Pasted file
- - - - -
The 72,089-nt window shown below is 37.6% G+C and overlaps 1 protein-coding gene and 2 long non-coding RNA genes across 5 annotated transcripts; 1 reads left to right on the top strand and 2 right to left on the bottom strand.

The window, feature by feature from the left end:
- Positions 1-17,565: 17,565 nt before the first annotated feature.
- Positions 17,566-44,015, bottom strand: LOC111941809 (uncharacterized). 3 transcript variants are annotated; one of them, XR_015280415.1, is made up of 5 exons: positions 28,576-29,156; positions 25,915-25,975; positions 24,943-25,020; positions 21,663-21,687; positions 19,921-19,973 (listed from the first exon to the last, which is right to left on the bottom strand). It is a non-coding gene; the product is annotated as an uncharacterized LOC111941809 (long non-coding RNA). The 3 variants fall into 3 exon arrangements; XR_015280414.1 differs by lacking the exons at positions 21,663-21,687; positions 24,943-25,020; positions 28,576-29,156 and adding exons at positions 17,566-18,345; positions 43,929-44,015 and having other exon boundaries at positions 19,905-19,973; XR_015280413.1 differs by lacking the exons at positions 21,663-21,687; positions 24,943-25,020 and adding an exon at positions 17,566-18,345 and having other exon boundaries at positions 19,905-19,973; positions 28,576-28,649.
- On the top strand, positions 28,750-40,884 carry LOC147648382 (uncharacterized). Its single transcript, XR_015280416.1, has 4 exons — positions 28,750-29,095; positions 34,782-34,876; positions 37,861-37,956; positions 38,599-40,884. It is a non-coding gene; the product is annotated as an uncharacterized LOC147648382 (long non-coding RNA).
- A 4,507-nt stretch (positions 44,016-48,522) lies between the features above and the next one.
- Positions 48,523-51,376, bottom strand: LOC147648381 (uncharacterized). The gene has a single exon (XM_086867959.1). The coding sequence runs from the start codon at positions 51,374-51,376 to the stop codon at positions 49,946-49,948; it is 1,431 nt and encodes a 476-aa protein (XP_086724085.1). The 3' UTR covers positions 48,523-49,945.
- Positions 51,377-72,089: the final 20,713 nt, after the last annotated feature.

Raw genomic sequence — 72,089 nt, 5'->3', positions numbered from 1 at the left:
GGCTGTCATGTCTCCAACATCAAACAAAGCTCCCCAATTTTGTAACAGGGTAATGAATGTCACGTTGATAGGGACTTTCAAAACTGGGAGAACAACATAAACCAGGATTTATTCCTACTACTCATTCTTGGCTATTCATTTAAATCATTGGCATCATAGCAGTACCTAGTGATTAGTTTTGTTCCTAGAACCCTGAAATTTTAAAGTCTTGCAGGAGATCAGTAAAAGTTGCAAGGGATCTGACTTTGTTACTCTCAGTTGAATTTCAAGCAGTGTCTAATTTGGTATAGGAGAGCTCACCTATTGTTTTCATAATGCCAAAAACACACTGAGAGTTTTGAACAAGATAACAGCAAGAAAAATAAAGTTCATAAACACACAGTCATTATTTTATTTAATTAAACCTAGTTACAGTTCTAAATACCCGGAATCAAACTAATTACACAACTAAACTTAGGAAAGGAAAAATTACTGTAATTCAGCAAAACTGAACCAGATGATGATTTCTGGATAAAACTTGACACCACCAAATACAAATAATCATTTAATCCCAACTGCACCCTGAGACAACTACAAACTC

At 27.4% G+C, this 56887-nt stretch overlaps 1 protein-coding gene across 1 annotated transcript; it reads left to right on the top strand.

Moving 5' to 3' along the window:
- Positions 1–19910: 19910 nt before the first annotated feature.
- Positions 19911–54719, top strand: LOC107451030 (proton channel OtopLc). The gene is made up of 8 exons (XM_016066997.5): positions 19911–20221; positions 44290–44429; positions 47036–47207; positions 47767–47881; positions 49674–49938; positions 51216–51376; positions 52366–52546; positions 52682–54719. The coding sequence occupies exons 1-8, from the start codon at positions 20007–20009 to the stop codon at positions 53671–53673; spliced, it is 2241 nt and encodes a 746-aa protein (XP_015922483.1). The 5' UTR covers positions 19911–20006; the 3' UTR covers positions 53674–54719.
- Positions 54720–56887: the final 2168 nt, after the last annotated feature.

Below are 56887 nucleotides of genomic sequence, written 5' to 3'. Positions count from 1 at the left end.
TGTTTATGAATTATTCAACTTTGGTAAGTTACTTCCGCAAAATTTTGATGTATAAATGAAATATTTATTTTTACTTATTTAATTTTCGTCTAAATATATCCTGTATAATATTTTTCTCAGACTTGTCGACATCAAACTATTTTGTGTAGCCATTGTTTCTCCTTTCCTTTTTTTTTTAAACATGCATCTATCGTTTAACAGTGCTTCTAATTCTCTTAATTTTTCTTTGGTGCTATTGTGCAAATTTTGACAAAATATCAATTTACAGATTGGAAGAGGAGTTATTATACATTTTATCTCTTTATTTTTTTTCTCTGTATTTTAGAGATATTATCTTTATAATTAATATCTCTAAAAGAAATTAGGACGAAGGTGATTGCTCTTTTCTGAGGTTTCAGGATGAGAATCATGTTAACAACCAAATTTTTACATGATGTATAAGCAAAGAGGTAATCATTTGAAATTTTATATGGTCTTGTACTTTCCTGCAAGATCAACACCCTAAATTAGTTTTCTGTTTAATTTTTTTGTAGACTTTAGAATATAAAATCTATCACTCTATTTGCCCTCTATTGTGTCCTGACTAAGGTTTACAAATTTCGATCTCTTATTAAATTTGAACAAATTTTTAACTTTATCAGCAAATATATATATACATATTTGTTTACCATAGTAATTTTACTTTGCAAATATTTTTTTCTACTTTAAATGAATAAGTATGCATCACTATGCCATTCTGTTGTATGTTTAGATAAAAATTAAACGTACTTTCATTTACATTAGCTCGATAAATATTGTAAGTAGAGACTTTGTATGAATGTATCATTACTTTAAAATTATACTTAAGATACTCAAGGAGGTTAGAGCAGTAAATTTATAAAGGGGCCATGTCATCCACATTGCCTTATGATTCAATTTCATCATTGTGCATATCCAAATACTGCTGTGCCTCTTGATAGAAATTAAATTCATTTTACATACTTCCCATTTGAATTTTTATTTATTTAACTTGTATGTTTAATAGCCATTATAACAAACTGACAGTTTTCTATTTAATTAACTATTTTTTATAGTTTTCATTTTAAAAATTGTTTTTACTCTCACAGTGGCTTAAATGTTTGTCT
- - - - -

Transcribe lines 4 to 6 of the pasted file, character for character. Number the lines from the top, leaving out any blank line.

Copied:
- Positions 17,566-44,015, bottom strand: LOC111941809 (uncharacterized). 3 transcript variants are annotated; one of them, XR_015280415.1, is made up of 5 exons: positions 28,576-29,156; positions 25,915-25,975; positions 24,943-25,020; positions 21,663-21,687; positions 19,921-19,973 (listed from the first exon to the last, which is right to left on the bottom strand). It is a non-coding gene; the product is annotated as an uncharacterized LOC111941809 (long non-coding RNA). The 3 variants fall into 3 exon arrangements; XR_015280414.1 differs by lacking the exons at positions 21,663-21,687; positions 24,943-25,020; positions 28,576-29,156 and adding exons at positions 17,566-18,345; positions 43,929-44,015 and having other exon boundaries at positions 19,905-19,973; XR_015280413.1 differs by lacking the exons at positions 21,663-21,687; positions 24,943-25,020 and adding an exon at positions 17,566-18,345 and having other exon boundaries at positions 19,905-19,973; positions 28,576-28,649.
- On the top strand, positions 28,750-40,884 carry LOC147648382 (uncharacterized). Its single transcript, XR_015280416.1, has 4 exons — positions 28,750-29,095; positions 34,782-34,876; positions 37,861-37,956; positions 38,599-40,884. It is a non-coding gene; the product is annotated as an uncharacterized LOC147648382 (long non-coding RNA).
- A 4,507-nt stretch (positions 44,016-48,522) lies between the features above and the next one.